Assessing Hany Khalifa’s long-awaited Bitter Sugar

It’s hard not to compare Sukkar Mor (Bitter Sugar) with director Hany Khalifa’s first and only other feature film, Sahar al-Layaly (Sleepless Nights, 2003).

Both follow upper-middle-class Egyptian couples trying to cope with relationship issues, and both get their names from songs by Lebanese singers – Sahar al-Layaly by Fairouz and Moftara’ al-Toro’ (Crossroads) by Majida al-Roumi.

Sleepless Nights, which stood out admirably from its contemporaries, brought various taboos to the screen: Sex before marriage, compulsive cheating, sexual problems and the impact of previous relationships on a marriage.

These all crop up again in this summer’s Bitter Sugar, which follows the lives of five couples in Cairo as they wander in and out of relationships with each other and others.

The script is Mohamed Abdelaty’s second attempt at writing a feature film, although unlike Khalifa, his first effort — Hossam al-Gohary’s Al-Mahragan (The Festival, 2014) — barely made a ripple after its release.

Bitter Sugar’s screenplay follows a non-linear narrative that jumps back and forth between various points between 2009 to 2014, with a special focus on how the protagonists spend each New Year’s Eve.

Dates flash across the screen when the camera hops from one time to another. The 2011 revolution and subsequent political developments enter the plot through the characters’ eyes as they watch television, listen to the radio and read news. Beyond giving an indication of time, though, these political realities have no direct impact on the story other than leaving the viewer slightly confused.

Trying to figure out who is who, when things are happening and what the potential significance is of arbitrary news clips takes a lot of effort, so there’s little chance to empathize with the characters or get lost in the story.

The characters themselves seem to go through fairly drastic changes. For instance, Hossam (Haitham Ahmed Zaki) goes from party animal to being unexpectedly conservative and wanting a wife who wears niqab, while Alia (Ayten Amer) initially refuses to get involved with Selim (Ahmed al-Fishawy) because of his wild party lifestyle, only to become the life and soul of the party herself after they get married – while he calms down.

None of the protagonists are defined by unique personal details. We’re rarely given meaningful information about their families or backgrounds (except that they are all from a certain class), nor exposed to their lives outside the relationships we see onscreen. As a result they’re bland and inaccessible, and the film ends up feeling like all six seasons of “Gossip Girl” condensed into two hours: Rich people party and swap partners as time passes, with no significant dramatic force behind their actions.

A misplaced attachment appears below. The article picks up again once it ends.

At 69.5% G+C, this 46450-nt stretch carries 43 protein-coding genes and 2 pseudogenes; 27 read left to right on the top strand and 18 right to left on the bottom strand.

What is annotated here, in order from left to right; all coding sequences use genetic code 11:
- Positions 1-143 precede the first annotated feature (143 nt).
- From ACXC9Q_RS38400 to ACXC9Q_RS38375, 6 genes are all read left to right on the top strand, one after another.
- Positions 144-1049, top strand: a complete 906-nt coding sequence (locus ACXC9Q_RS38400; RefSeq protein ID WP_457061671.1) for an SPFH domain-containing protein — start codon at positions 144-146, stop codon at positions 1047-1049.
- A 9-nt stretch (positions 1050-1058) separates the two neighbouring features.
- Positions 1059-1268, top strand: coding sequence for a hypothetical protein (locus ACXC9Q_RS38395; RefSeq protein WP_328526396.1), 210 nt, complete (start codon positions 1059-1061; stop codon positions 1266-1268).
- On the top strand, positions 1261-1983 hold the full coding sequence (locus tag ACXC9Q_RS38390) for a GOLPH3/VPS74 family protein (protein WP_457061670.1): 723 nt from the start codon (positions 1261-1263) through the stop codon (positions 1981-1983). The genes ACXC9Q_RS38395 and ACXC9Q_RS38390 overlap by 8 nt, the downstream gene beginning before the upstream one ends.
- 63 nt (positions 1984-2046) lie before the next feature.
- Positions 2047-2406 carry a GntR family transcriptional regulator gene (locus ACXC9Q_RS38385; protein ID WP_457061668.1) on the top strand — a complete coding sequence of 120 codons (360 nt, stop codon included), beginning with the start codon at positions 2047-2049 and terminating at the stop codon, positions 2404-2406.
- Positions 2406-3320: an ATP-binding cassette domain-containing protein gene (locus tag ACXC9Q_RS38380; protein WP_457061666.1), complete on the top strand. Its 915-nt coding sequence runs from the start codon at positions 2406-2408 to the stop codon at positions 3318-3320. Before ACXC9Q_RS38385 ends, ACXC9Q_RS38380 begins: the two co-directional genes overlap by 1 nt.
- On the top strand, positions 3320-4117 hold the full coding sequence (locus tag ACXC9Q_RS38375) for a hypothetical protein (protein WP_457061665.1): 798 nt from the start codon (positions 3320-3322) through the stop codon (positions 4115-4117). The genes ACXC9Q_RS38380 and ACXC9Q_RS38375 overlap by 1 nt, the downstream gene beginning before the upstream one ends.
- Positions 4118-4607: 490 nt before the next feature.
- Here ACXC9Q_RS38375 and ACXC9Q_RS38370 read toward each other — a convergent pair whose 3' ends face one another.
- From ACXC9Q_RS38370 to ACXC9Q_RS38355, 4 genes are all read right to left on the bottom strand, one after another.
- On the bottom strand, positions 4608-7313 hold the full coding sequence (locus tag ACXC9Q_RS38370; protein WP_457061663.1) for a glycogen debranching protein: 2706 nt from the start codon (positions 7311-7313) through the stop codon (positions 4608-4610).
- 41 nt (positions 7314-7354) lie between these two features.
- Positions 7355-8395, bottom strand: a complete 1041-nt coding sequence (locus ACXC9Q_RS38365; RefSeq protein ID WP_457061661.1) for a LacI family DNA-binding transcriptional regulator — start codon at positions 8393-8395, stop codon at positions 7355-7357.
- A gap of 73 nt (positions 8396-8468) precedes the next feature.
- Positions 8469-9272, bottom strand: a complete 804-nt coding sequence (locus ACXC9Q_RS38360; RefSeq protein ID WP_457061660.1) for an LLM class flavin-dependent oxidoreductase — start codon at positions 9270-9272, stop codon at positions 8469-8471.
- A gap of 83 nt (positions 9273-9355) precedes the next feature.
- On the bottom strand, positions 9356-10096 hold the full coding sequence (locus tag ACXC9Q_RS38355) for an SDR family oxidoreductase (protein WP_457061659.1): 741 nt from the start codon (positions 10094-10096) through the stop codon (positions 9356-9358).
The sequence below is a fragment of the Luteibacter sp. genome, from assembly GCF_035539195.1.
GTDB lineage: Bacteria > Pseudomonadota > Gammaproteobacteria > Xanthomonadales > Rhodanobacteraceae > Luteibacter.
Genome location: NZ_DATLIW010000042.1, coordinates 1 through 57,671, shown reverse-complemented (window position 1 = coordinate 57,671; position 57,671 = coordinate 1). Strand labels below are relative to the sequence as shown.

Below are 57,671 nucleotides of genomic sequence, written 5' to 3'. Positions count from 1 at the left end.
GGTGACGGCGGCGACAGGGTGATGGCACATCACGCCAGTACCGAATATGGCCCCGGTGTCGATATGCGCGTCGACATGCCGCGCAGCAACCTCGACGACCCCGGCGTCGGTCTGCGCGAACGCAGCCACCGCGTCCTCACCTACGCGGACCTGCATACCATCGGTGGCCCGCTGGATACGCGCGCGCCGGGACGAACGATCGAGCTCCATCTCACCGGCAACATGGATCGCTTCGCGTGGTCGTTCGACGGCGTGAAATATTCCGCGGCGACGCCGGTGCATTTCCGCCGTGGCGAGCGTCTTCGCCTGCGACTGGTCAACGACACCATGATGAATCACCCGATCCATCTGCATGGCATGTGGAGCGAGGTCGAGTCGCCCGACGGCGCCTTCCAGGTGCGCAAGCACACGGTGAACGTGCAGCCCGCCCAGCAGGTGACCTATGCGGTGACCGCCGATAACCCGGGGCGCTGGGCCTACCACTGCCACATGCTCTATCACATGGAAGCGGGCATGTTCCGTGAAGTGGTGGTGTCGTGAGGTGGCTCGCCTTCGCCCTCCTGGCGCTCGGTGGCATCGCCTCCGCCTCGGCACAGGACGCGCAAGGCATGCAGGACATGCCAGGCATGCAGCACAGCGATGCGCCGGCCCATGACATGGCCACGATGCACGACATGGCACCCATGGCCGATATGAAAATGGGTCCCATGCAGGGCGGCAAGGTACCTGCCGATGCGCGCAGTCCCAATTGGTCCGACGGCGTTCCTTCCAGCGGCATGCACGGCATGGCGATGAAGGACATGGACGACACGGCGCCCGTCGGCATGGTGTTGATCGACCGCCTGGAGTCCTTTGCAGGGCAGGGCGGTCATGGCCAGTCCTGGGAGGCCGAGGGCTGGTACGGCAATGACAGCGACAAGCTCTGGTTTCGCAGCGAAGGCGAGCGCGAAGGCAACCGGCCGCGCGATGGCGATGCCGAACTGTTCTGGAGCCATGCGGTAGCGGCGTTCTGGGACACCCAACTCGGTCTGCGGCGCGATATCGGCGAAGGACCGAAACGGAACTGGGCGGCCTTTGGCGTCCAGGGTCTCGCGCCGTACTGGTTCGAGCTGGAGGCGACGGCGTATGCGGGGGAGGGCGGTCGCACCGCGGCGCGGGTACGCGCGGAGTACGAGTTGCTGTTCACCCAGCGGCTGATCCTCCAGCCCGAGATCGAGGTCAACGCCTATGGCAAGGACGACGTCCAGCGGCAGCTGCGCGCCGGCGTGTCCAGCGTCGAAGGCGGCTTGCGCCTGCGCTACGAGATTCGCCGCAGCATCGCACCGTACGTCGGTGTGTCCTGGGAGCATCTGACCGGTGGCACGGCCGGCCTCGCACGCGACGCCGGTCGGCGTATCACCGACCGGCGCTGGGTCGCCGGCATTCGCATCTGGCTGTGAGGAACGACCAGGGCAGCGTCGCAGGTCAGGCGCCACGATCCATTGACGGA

One moment in Bitter Sugar rings tender and true. Nabil (Omar al-Saeed) and Mariam (Nahed al-Sebaei) have been together for ages but are unable to marry due to financial difficulties. In this particular scene, they gaze into each other’s eyes, sharing an intimate moment ripe with sexual tension, and then the camera zooms out and we realize they’re not somewhere private but in a restaurant, and their conversation is interrupted by a waiter bringing their orders.

Theirs is a relationship stifled by society’s expectations about marriage and religious restrictions on premarital sex, and so they spend their days in public places with pent-up desires and heavy hearts. The restaurant scene captures that beautifully and subtly — qualities almost absent from the rest of the film.

Sleepless Nights came out at a time when Egypt’s movie industry had almost nothing to offer but cheap comedy flicks, and its relatively candid portrayal of sex was considered daring, breaching ground not yet trodden by other young Egyptian filmmakers.

Thirteen years later, Khalifa relies on almost the same formula to do the trick, but it doesn’t work because all the other variables in the equation have changed. There’s nothing bold or daring about Bitter Sugar, beyond its use of the word “fashkh” (commonly used to mean “fuck”).

Despite this, the film does carry a clear message: “Stay away from marriage, it will destroy you.” Had the filmmakers put as much effort in tightening their story as they put into making this message loud and clear, the film might have been stronger. Ultimately, Bitter Sugar reeks of wasted potential.

Rowan El Shimi 
Yasmine Zohdi 

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